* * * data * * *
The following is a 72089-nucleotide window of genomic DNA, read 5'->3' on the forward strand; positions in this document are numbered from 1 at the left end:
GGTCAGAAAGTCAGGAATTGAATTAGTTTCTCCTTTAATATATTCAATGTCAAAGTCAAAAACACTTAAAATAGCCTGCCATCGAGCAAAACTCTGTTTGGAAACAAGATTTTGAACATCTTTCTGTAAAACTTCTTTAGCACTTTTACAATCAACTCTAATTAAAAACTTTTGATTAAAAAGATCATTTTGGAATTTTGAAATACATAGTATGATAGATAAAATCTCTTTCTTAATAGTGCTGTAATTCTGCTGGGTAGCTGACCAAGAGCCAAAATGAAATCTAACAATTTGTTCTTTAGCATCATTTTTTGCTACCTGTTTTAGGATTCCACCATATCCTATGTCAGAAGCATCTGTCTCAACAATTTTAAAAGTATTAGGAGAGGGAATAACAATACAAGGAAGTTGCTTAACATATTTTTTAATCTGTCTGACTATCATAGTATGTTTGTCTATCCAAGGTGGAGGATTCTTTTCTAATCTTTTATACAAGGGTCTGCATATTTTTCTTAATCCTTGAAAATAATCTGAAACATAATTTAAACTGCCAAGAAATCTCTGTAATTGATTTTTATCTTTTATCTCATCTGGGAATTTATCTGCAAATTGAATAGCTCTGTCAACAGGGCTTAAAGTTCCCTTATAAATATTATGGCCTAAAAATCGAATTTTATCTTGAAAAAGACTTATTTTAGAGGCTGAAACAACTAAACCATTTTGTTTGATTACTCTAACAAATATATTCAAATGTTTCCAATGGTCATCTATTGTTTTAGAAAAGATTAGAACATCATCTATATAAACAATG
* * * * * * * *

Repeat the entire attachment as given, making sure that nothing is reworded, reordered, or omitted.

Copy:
The following is a 72089-nucleotide window of genomic DNA, read 5'->3' on the forward strand; positions in this document are numbered from 1 at the left end:
GGTCAGAAAGTCAGGAATTGAATTAGTTTCTCCTTTAATATATTCAATGTCAAAGTCAAAAACACTTAAAATAGCCTGCCATCGAGCAAAACTCTGTTTGGAAACAAGATTTTGAACATCTTTCTGTAAAACTTCTTTAGCACTTTTACAATCAACTCTAATTAAAAACTTTTGATTAAAAAGATCATTTTGGAATTTTGAAATACATAGTATGATAGATAAAATCTCTTTCTTAATAGTGCTGTAATTCTGCTGGGTAGCTGACCAAGAGCCAAAATGAAATCTAACAATTTGTTCTTTAGCATCATTTTTTGCTACCTGTTTTAGGATTCCACCATATCCTATGTCAGAAGCATCTGTCTCAACAATTTTAAAAGTATTAGGAGAGGGAATAACAATACAAGGAAGTTGCTTAACATATTTTTTAATCTGTCTGACTATCATAGTATGTTTGTCTATCCAAGGTGGAGGATTCTTTTCTAATCTTTTATACAAGGGTCTGCATATTTTTCTTAATCCTTGAAAATAATCTGAAACATAATTTAAACTGCCAAGAAATCTCTGTAATTGATTTTTATCTTTTATCTCATCTGGGAATTTATCTGCAAATTGAATAGCTCTGTCAACAGGGCTTAAAGTTCCCTTATAAATATTATGGCCTAAAAATCGAATTTTATCTTGAAAAAGACTTATTTTAGAGGCTGAAACAACTAAACCATTTTGTTTGATTACTCTAACAAATATATTCAAATGTTTCCAATGGTCATCTATTGTTTTAGAAAAGATTAGAACATCATCTATATAAACAATG